This week’s top reads are all about staying in the game – with your finances and in your career.
In the personal finance section: Tony Isola talks about the importance of staying in your investing lane after a recent market drop, Ben Carlson uses a basketball analogy to help you stay on your financial game, and Michael Kay shares three big money mistakes you should be avoiding to achieve your financial goals.
In the personal interest section: Art Markman shares how encouraging a colleague can help your own productivity, John Rampton has eight tips for making employees feel like part of a great team, and Aytekin Tank shares why he spent 12 years growing his business slowly among hypergrowth startups.
“Investing is harder when we swerve out of our lane and into oncoming speculative traffic,” says
Tony Isola in this article after a recent drop in the market. Isola discusses the importance of knowing your limits, keeping your emotions in check and the dangers of what can happen to your portfolio when you decide to invest in unfamiliar territory.
The media magnifies get rich quick schemes to give an appearance of authenticity and uniqueness. Resisting this urge is difficult. If you lack a level-headed financial advisor to curb your enthusiasm, ask yourself this question. “Can I afford to lose all the money I decide to put into this venture?”
To read the full article, littered with brilliant quotes, click here.
How to Stay in the Game
If you’re a basketball fan, you may recall The JR Smith game. Following this game, in an interview with Kobe Bryant, he discusses how he avoided taking charges to ensure his body allowed him to fulfill a long career.
Some might assume Bryant was making a mistake with this tactic because, in essence, he was limiting his options defensively.
Most of the time doing what’s necessary to stay in the game requires accepting minor setbacks to avoid major ones.
Ben Carlson says this analogy works with many things – from bloggers to portfolio managers who end up having to shut down their websites and close their doors. Why? Because staying in any game for a long period of time is hard. Keeping with Bryant’s avoidance of charges, Carlson has come up with four ways to stay in the financial game. Click here to read more.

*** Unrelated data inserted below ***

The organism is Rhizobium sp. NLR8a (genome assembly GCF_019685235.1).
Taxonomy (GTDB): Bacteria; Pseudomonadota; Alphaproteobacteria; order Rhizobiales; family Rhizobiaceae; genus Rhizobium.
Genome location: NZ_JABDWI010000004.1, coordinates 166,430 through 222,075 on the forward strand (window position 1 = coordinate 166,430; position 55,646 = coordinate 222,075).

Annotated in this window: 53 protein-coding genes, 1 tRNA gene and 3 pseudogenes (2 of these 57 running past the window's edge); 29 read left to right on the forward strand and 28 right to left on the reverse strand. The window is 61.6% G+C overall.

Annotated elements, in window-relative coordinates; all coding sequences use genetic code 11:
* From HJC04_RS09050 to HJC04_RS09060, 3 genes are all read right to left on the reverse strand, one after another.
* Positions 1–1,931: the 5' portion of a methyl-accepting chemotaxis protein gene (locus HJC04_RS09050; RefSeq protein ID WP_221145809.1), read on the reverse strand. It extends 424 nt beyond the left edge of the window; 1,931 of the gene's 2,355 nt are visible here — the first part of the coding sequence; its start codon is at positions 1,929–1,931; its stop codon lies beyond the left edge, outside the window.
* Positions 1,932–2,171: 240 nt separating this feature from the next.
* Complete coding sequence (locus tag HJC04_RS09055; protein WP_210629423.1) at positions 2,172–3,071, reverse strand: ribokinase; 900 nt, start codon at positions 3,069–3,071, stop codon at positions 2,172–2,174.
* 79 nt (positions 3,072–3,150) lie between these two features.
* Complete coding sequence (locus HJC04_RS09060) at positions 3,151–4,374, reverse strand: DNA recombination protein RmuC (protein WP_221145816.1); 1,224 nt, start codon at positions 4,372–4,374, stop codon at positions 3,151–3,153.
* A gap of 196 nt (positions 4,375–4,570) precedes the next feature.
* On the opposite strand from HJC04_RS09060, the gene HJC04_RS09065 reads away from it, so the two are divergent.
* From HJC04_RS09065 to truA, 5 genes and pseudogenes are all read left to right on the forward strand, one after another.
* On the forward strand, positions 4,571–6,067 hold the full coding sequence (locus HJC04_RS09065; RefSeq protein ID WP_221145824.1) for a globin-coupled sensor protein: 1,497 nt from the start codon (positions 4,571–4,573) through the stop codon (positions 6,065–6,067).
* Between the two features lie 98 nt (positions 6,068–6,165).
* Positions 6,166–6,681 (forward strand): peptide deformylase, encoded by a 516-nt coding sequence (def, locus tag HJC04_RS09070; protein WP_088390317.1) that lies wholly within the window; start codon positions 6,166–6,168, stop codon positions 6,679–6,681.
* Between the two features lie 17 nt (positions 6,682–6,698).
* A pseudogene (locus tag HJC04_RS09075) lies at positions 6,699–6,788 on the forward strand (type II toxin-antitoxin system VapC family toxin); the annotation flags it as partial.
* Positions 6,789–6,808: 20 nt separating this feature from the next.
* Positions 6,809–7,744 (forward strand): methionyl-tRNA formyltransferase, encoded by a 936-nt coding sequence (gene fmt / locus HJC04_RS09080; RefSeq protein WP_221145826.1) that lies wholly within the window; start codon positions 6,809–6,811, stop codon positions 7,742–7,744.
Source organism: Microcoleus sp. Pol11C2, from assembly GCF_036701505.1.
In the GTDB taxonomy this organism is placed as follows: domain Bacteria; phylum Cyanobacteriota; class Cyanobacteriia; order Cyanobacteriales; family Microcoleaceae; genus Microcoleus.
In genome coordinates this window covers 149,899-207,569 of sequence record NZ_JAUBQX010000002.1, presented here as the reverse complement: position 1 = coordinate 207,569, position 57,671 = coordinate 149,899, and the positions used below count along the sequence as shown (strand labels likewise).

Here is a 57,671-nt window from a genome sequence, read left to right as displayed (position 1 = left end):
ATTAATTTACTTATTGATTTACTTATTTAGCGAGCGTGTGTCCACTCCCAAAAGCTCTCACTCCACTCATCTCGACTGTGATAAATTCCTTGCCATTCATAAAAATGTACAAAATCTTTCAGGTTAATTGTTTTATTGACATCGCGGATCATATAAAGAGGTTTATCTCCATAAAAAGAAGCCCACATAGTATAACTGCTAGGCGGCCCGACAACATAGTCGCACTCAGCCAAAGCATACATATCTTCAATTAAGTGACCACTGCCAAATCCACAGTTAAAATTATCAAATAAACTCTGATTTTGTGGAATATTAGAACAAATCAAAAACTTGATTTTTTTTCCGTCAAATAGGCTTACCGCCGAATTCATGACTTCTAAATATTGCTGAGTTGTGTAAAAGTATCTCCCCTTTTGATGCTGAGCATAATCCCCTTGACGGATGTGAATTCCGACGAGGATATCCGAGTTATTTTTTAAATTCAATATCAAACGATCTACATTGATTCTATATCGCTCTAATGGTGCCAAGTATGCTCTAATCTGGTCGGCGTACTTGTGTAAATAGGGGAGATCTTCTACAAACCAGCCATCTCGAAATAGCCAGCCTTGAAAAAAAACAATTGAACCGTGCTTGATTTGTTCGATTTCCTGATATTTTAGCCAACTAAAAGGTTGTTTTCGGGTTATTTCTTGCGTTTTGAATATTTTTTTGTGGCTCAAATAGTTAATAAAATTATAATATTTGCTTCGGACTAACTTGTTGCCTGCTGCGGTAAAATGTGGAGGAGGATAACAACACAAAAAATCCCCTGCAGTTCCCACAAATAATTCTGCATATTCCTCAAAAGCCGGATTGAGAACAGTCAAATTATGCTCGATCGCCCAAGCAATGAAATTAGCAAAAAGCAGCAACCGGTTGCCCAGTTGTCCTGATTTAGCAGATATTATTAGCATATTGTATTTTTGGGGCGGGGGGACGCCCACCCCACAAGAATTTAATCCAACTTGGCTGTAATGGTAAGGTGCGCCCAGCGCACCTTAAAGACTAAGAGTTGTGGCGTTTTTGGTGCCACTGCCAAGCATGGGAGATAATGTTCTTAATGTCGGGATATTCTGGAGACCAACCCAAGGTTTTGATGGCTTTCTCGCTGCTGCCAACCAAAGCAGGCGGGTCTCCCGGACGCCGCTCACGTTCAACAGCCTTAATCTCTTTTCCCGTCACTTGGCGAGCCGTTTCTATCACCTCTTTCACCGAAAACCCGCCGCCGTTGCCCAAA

In this article, Michael Kay shares three money mistakes that, if not corrected, could cause a catastrophic compounding effect, preventing you from accomplishing your money goals. Those three mistakes: not taking ownership of your financial life, not asking for help, and ignoring life transitions. To avoid these mistakes, read Kay’s article here.
Do you have a colleague at work who seems to be struggling? Art Markman says that by encouraging our colleagues to get back in the game, we can actually help to increase our own productivity. If you’re not sure where to start to help your colleague, Markman shares three tips you can use to help inspire them again, without trying so hard that you end up burning yourself out. His tips include catching up with your colleague over coffee to discuss what’s going on, validating how hard it can be to maintain productivity at work, and helping them to plan for the future. For an in depth look at Markman’s three tips, click here.
Employee turnover rates can be high when staff are motivated by pay only. In this article, John Rampton shares how making your employees feel like part of a team can create an inclusive environment that encourages them to thrive.
No successful entrepreneur has built a solid foundation with a team of people who feel invisible. Ensuring that employees don’t feel overlooked, ignored or left out can propel not only your company’s internal success, but its external success, too.
Use Rampton’s eight tips from this article to start building a better team today.
Hypergrowth startups can be exciting to follow, says Aytekin Tank, but there is another kind of winning within a new business that Tank describes as playing the long game. As a business owner who avoids taking risks, Tank says the only people he feels the need to impress are his staff and his customers, and he believes that success is worth waiting for. In this article, he shares how he started slowly and 12 years later, his company JotForm has 3.5 million users and over 100 staff members. Tank believes that these past 12 years have taught him fundamental lessons which you can read about here.